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DEPRESSION IN CHILDREN AND ADOLESCENTS

DEPRESSION IN CHILDREN AND ADOLESCENTS

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DEPRESSION IN CHILDREN AND ADOLESCENTS

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  1. INTRODUCTION Chapter A.12 PARENTING PROGRAMS DivnaHaslam, Anilena Mejia, Matthew R Sanders & Petrus J de Vries DEPRESSION IN CHILDREN AND ADOLESCENTS Companion PowerPoint Presentation Adapted by Julie Chilton

  2. The “IACAPAP Textbook of Child and Adolescent Mental Health” is available at the IACAPAP website http://iacapap.org/iacapap-textbook-of-child-and-adolescent-mental-healthPlease note that this book and its companion powerpoint are:·        Free and no registration is required to read or download it·        This is an open-access publication under the Creative Commons Attribution Non- commercial License. According to this, use, distribution and reproduction in any medium are allowed without prior permission provided the original work is properly cited and the use is non-commercial.

  3. Parenting ProgramsOutline • Theoretical background • Types of problems targeted • Types of parenting programs • Common goals • Key components • Effectiveness • Practical issues • Cross-cultural implementation • Training of facilitators

  4. Parenting ProgramsTheoretical Background • 1960s: Parents can influence children’s behavior • New theories: behavioral modification, social cognitive models, coercive family interactions • Different foci: behavior management, self efficacy, knowledge • Include manuals, training materials, accreditation systems • “The Incredible Years,” the “Triple P—Positive Parenting Program,” Parent Management Training—The Oregon Model

  5. Parenting ProgramsTypes of Problems Targeted • Externalizing behaviors: oppositional, aggressive, impulsive • Internalizing problems: depression, anxiety • Subclinical and clinical levels of problems • Also Oppositional Defiant Disorder (ODD), Conduct Disorder, Attention Deficit Hyperactivity Disorder, Mood Disorders, Neurodevelopmental and Learning Disorders

  6. Parenting ProgramsCommon Goals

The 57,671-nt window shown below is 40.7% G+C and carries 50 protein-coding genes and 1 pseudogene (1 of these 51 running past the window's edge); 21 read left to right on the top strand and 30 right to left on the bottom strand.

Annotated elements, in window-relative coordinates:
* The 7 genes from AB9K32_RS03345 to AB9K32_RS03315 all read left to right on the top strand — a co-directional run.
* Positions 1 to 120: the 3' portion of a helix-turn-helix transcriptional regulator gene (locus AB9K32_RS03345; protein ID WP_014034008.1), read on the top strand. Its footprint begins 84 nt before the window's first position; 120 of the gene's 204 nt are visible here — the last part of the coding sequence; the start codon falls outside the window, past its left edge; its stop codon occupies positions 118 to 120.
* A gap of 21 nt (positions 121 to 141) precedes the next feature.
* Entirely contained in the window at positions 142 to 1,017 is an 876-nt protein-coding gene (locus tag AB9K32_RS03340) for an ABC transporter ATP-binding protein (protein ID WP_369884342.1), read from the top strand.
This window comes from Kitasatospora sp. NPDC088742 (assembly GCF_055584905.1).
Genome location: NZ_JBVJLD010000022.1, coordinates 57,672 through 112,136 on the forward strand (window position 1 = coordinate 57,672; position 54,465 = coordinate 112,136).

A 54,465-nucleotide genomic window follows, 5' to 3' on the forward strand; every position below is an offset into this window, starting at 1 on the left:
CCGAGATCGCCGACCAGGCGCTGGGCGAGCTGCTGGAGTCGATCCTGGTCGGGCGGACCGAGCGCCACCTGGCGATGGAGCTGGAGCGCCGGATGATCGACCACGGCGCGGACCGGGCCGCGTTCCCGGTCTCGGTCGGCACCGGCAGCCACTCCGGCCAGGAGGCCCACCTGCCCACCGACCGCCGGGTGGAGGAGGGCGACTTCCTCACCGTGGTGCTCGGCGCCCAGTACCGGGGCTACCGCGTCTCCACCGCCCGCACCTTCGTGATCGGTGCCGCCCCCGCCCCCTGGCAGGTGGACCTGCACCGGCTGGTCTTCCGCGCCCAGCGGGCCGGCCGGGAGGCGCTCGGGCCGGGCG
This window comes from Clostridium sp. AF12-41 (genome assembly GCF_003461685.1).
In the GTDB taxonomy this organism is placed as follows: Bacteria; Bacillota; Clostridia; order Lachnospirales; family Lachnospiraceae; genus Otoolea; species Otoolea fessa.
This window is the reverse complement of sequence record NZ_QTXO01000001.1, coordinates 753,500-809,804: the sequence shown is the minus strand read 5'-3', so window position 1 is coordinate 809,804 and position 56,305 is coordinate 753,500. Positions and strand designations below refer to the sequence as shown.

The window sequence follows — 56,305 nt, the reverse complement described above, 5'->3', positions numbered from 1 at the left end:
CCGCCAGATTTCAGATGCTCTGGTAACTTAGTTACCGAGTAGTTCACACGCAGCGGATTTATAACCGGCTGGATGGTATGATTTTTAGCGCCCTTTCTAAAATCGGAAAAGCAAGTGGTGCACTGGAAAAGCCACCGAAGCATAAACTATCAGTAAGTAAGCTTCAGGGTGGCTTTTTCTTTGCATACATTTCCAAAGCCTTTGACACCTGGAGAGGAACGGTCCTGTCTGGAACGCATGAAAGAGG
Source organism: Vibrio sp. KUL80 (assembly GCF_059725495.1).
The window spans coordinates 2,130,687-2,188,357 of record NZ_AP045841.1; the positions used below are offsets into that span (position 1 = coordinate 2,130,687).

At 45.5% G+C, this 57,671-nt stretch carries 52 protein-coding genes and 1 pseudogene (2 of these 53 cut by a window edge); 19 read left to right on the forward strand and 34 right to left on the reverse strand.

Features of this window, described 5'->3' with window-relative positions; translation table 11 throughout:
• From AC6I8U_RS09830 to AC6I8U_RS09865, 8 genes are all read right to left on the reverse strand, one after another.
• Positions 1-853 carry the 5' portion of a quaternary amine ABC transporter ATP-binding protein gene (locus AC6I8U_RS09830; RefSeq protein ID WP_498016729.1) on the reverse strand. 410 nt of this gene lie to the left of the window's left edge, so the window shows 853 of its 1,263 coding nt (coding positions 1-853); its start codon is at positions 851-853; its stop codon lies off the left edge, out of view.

7. Parenting ProgramsTypes of Parenting Programs • Prevention • Lower intensity • Easier and cheaper to implement • Treatment • Most effective early • More intensive • High need/high risk factor families • Blended approaches • Broader • Variants as needed • “The Incredible Years,” “Positive Parenting Program (Triple P)”

  8. Parenting ProgramsYouTube Video: The Incredible Years https://www.youtube.com/watch?v=5KZRqMcrl_k

  9. Parenting ProgramsYouTube Video: Triple P https://www.youtube.com/playlist?list=PLBF49556FC1389911

  10. Parenting ProgramsKey Components • Increase positive parent-child interactions • Parental consistency • Practice new skills • Appropriate use of consequences • Problem solving • Increase parent sensitivity and nurturing • Models positive behavior • Practice in session • Emotional communication skills

  11. Parenting ProgramsAssessment: Key Questions to Ask • Which is the target problem • Where and when it occurs • Parents’ explanation of causes • Past unsuccessful strategies • Parents’ current goals

  12. Parenting ProgramsEvaluating Effectiveness

  13. Parenting ProgramsEvaluating Effectiveness

  14. Parenting ProgramsEvaluating Effectiveness https://www.unodc.org/documents/prevention/family-compilation.pdf http://apps.who.int/iris/bitstream/10665/85994/1/9789241505956_eng.pdf

  15. Parenting ProgramsPractical Issues • Child protection • Parental mental health • Confidentiality • Specific problems • Poverty • Stigma and shame

  16. Parenting ProgramsLow and Middle Income Countries • Cultural relevance • Context-appropriate assessment • Strength and Difficulties Questionnaire (SDQ) • Eyberg Child Behavior Inventory (ECBI) • Child Adjustment and Parent Efficacy Scale (CAPES) • Parenting and Family Adjustment Scale (PAFAS) • Program fidelity • Adaptations to content

  17. Parenting ProgramsTesting a Program in a Low-Resource Setting • 2012 Research project in Panama • Cultural relevance and efficacy of Triple P • Low-resource communities • Children age 3-12 with behavioral problems • Outcomes: culturally acceptable, less stressed and hostile parents, children following instructions better https://www.youtube.com/watch?v=o1VA3RJaZM0

  18. Parenting ProgramsTraining of Facilitators • Some require 3-4 days for accreditation • Some only require free online training • Reach up • No evidence that health professionals are better than para-professionals • Value for money • Blueprints website for US programs • Large venues like schools or community centers • Self-directed learning materials • Utilize para-professionals http://www.reachupandlearn.com/about-us/

  19. Parenting ProgramsConclusions • Assess each family’s unique situation • Target the known risk factors • Match program to level of difficulty • Make low-risk adaptations • Monitor progress • Provide additional help when relevant • Access peer support and supervision

  20. Parenting ProgramsThank You!